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Feasting and FastingThe History and Ethics of Jewish Food$
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Aaron Gross, Jody Myers, and Jordan D. Rosenblum

Print publication date: 2020

Print ISBN-13: 9781479899333

Published to NYU Press Scholarship Online: September 2020

DOI: 10.18574/nyu/9781479899333.001.0001

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Food in the Medieval Era

Food in the Medieval Era

Chapter:
(p.83) 3. Food in the Medieval Era
Source:
Feasting and Fasting
Author(s):

Jonathan Brumberg-Kraus

Publisher:
NYU Press
DOI:10.18574/nyu/9781479899333.003.0005

During the medieval period, influenced by the cultures of the Muslim and Christian empires where they lived, rabbinic authorities interpreted and adapted earlier biblical and Talmudic food traditions for the Jews living under their authority. Religious law was codified and theological principles were concretized into liturgy. Differences between Sephardic and Ashkenazic foodways became more pronounced. Innovations in food practices and concepts, such as illuminated Haggadot, stringencies regarding Gentile wine and separating milk and meat, and mystical food theology helped preserve Jewish distinctiveness under the pressures upon Jews to accept the religious views and practices of their non-Jewish neighbors and business associates. Jewish foodways enhanced the status of Jews as a whole in relation to the majority cultures, and in the process the rabbis found an outlet for their own pious expression and their sense of self-importance relative to ordinary Jews.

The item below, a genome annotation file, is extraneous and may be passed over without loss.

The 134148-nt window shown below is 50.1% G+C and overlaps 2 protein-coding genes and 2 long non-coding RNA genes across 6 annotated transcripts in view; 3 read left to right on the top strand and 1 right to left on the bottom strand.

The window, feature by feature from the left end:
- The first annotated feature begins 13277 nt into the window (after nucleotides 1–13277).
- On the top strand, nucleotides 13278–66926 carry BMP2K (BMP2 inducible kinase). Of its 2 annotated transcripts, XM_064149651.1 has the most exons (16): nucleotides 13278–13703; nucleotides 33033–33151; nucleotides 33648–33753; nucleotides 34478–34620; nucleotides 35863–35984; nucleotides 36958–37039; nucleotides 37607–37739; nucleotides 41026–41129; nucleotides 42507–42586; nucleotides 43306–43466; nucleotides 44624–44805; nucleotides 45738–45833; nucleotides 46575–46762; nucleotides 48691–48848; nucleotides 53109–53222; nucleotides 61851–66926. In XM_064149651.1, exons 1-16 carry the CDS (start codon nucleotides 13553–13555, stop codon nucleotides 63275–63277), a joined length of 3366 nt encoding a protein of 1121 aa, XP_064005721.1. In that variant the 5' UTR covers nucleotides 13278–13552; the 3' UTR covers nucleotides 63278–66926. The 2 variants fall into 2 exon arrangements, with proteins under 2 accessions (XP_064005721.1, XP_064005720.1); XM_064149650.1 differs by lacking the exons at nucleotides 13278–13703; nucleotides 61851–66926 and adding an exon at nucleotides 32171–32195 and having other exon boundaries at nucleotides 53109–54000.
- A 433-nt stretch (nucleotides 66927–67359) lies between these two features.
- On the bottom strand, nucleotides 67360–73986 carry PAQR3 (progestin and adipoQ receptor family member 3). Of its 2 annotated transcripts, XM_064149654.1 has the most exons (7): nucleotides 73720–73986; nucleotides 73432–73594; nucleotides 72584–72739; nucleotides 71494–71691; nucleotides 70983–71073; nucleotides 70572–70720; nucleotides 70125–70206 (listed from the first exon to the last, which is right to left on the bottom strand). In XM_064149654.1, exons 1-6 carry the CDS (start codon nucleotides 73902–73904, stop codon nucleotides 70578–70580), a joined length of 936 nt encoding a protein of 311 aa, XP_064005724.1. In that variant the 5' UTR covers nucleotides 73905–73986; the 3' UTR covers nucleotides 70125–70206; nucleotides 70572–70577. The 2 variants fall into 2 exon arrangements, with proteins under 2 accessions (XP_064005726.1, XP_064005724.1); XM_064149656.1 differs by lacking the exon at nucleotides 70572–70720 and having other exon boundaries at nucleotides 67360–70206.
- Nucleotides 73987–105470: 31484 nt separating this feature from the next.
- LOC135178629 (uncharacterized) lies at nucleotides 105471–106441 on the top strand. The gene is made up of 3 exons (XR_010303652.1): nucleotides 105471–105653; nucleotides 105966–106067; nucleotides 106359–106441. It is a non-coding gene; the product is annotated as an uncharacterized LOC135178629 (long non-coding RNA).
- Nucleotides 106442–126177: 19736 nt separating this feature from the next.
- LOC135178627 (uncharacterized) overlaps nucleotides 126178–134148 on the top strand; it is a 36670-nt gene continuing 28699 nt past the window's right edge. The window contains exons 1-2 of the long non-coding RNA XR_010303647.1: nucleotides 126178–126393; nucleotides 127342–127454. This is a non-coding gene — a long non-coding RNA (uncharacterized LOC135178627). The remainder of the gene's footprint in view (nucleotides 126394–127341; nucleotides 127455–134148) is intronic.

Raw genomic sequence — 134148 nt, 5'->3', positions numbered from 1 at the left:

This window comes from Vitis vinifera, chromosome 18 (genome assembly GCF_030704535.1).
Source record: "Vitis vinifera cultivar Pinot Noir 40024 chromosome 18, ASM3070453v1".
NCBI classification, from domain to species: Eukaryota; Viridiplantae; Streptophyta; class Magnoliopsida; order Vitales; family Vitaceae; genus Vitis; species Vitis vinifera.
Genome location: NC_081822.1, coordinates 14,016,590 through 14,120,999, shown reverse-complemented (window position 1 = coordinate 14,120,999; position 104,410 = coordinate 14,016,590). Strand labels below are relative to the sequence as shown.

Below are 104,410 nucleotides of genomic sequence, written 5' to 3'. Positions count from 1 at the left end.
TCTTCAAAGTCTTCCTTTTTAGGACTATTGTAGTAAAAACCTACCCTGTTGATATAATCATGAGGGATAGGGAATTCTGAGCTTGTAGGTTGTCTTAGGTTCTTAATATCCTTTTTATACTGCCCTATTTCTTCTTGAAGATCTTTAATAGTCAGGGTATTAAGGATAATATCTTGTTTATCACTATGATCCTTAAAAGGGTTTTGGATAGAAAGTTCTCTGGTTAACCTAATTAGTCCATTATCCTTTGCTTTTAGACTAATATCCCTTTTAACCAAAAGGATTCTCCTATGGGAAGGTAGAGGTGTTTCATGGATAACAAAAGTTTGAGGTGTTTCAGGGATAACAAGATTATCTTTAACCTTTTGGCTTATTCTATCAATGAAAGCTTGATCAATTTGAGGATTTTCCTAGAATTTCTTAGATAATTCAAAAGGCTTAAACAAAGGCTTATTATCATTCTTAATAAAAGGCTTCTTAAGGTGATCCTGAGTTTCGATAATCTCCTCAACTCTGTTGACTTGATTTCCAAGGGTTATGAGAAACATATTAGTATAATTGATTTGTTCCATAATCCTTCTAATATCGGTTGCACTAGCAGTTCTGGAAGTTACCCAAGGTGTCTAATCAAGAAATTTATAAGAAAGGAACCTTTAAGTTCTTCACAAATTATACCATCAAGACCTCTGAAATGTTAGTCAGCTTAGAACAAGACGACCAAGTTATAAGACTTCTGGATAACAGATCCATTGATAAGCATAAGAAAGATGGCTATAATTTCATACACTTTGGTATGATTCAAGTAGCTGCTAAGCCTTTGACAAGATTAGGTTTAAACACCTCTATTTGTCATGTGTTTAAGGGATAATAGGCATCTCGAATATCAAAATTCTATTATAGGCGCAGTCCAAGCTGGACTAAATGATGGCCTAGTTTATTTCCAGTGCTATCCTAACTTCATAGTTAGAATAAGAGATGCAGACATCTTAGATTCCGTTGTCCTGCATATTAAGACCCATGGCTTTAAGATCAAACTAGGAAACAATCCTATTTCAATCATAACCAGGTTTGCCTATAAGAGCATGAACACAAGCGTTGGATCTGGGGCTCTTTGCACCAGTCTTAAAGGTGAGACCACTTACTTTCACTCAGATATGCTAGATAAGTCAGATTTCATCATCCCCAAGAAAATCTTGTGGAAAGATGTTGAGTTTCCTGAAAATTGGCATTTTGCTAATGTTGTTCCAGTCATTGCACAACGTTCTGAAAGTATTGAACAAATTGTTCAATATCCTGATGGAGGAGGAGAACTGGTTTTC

Keywords:   Muslim, Christian, rabbinic, biblical, Talmudic, Sephardic, Ashkenazic, Haggadot, mystical, theology

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